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I remember that when I was in grade school Mac had an initiative program to get all kids between grades 3 to 5 a computer to familiarize themselves with the future of computer technologies. Well, it would appear that Valve has a similar idea, the difference being that Valve wants to give kids a GLaDOS to teach them about math, science, and physics instead.
The FAQ explains Portal in educational terms: “The interaction tends to be free-form and experimental and as students encounter new tools and challenges they may develop an intuitive understanding of physical principles such as mass and weight, acceleration, momentum, gravity, and energy. The games also put a premium on critical thinking, spatial reasoning, problem solving, iteration and collaboration skills, and encourage overall inquiry into STEM (Science, Technology, Engineering, Math) learning.”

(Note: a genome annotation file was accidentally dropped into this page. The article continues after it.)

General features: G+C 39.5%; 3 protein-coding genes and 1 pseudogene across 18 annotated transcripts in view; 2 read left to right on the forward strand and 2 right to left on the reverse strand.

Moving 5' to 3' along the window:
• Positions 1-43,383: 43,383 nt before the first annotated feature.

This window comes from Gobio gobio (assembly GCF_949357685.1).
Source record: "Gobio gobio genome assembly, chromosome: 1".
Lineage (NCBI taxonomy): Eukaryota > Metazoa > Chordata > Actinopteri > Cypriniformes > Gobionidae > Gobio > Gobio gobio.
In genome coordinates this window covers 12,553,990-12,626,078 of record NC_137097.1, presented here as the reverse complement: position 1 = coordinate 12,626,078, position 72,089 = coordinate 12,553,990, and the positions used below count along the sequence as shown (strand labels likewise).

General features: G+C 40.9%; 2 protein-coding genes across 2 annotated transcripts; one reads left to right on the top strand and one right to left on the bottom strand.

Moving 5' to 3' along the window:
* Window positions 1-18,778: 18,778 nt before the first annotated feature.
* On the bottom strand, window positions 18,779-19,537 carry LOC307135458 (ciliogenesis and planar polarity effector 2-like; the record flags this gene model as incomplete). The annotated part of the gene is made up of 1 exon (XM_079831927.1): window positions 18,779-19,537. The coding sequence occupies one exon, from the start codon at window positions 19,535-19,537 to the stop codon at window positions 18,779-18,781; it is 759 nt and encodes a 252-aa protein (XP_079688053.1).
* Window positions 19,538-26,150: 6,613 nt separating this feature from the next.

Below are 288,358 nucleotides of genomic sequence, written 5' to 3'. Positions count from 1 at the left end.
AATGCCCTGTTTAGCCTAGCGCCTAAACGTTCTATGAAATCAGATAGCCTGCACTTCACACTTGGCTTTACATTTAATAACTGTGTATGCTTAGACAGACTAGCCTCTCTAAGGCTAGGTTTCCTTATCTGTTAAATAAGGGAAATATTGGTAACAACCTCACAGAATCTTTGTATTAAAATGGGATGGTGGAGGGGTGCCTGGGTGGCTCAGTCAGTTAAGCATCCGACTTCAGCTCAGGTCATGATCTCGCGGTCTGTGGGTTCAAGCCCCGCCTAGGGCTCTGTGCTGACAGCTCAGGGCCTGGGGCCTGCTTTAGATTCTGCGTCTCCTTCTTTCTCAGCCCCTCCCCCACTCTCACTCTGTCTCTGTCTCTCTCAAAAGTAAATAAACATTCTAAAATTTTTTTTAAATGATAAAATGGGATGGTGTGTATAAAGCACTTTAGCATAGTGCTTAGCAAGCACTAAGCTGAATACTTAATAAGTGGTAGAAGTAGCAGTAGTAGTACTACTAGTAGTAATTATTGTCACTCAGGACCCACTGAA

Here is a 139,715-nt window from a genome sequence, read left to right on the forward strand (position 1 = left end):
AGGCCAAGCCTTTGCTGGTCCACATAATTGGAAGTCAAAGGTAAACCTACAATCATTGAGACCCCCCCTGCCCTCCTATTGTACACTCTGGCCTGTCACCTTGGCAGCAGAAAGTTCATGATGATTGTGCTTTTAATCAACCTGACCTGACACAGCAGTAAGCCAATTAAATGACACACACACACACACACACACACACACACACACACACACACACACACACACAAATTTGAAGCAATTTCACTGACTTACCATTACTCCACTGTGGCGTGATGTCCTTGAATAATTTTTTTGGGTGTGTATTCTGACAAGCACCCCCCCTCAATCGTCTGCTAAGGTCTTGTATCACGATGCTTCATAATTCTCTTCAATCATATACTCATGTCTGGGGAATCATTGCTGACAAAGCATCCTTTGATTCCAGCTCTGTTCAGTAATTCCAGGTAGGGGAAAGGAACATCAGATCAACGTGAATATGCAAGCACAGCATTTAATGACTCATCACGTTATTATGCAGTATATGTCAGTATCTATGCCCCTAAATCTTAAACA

Current lesson plans include “Introduction to Parabolas with the Puzzle Maker,” “Spatial Visualization and Perspectives,” and “Building a Simple Harmonic Oscillator.” If this doesn’t sound like a fantastic way to entertain while simultaneously teach our youth about very important and applicable skill sets, I don’t know what does. Further proof that not all first-person games have to be mindless shooters.